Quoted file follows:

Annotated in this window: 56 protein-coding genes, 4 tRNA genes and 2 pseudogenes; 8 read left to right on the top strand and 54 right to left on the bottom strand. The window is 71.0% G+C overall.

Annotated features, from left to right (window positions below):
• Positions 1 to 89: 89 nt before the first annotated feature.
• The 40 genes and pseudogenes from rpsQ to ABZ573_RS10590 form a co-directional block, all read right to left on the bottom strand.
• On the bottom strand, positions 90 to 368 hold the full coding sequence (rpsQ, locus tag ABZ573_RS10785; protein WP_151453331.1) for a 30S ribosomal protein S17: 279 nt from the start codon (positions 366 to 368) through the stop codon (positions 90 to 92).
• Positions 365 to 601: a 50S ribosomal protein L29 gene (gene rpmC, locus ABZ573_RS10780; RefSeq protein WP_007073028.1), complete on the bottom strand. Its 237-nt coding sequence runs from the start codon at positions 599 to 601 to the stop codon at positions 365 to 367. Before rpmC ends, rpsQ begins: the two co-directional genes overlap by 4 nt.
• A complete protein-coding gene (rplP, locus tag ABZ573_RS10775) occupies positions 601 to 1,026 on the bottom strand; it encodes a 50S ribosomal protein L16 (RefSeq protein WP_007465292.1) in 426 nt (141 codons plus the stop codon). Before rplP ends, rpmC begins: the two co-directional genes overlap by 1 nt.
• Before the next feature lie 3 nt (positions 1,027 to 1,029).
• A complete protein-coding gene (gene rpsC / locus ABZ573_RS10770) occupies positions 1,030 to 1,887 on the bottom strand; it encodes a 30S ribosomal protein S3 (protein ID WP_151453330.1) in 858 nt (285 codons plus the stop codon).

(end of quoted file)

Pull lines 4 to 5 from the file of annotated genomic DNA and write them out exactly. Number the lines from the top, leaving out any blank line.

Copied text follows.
• The 40 genes and pseudogenes from rpsQ to ABZ573_RS10590 form a co-directional block, all read right to left on the bottom strand.
• On the bottom strand, positions 90 to 368 hold the full coding sequence (rpsQ, locus tag ABZ573_RS10785; protein WP_151453331.1) for a 30S ribosomal protein S17: 279 nt from the start codon (positions 366 to 368) through the stop codon (positions 90 to 92).